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How Obama's foreign tour plays at home

He burnished his foreign policy credentials, analysts say, but will his Berlin speech backfire?

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"I get the impression that he thinks he's already won the election," says Ms. Wolfe, a graphic designer.

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In Denver, even among Obama supporters, reaction was mixed. One such voter, Doug Richardson, says Obama "met all the right people, he did all the right things."

But Gretchen Bunn, also of Denver, isn't so sure that Obama didn't go overboard. "I think he overstepped his bounds and started acting presidential before he's even president," says Ms. Bunn, a saleswoman.

She calls herself a "big supporter" of Obama but thinks the trip makes him look arrogant, a label that his opponents have been trying to make stick to the presumptive Democratic candidate, especially by meeting with heads of state in such an overtly public way.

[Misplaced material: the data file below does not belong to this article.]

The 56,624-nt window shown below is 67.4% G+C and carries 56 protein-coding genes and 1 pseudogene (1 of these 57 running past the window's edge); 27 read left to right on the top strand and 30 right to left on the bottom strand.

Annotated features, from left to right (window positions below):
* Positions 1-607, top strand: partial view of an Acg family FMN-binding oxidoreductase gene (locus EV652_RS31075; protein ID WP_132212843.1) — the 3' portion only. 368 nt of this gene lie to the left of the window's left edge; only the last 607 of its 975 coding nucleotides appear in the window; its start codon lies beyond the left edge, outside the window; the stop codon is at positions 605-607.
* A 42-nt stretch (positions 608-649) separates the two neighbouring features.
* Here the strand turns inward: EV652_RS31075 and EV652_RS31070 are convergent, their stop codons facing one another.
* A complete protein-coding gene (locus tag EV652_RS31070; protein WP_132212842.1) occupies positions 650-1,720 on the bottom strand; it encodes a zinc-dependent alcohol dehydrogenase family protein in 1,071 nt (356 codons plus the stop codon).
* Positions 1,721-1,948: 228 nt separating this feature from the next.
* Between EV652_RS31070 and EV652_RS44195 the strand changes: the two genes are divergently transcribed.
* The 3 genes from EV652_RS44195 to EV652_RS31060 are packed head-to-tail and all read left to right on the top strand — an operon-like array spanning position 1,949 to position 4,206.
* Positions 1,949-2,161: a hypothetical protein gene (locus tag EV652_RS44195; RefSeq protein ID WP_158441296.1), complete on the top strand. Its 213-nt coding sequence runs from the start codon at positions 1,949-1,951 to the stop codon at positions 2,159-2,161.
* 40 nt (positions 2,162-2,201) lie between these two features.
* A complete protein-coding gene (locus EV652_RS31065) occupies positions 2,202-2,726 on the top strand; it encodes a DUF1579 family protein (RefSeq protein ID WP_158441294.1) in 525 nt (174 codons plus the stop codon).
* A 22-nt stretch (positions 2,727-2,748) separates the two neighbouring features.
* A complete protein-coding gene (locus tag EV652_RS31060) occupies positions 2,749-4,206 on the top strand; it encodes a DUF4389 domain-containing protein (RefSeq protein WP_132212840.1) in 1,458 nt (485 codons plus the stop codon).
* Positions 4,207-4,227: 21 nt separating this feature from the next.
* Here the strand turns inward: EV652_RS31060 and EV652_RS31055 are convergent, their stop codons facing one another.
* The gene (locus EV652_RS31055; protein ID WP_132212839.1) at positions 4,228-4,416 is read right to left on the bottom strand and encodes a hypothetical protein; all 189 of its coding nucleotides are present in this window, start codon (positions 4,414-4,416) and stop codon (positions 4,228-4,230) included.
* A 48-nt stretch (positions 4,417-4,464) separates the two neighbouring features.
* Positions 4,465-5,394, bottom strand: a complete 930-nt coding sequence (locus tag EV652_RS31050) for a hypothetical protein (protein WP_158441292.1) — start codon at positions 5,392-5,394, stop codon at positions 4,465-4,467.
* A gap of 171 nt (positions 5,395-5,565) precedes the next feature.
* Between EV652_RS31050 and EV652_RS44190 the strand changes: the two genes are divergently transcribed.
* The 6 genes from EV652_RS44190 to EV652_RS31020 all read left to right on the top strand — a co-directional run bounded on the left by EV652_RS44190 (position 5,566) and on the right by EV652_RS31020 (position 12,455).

In Atlanta, Obama did seal the deal with at least some voters. Della Augustine, who is African-American, says Obama's appearance in Berlin removed her reservations. "I was waiting for him to make a blunder and show his inexperience," she says. "But he never did."

In casual conversations in Atlanta's version of Greenwich Village, Little Five Points, many people expressed a high degree of satisfaction with Obama's statesman-like performance as he traversed the continents from Baghdad to Berlin.

But Vince Gray, an aspiring high school history teacher and, on first blush, also a shoo-in Obama supporter, pointed out that the voting booth is a complex sanctuary. In fact, he still can't say for sure who he'll pull the lever for come November.

Yet last week's rare display of European solidarity with a US statesman is likely to be a "make or break" moment in a campaign where undecided US voters may be ready to take cues from European sentiments, says Mr. Gray.

Elizabeth Vantine, a self-described Socialist, says she's known for a while that Obama will be her choice come November. But even she was taken aback by Obama's reception on the Continent. "He had Europe eating out of his hand," she says.

The trip, Ms. Vantine says, showcased that the senator's relative lack of formal foreign policy experience can potentially be supplanted by his personal experiences as a biracial man in America, growing up, she says, "as someone who is neither fish nor fowl, and who had to learn how to use his smile to put out fires."

Zoe Tillman in Philadelphia, Mike Farrell in Denver, and Patrik Jonsson in Atlanta contributed to this report.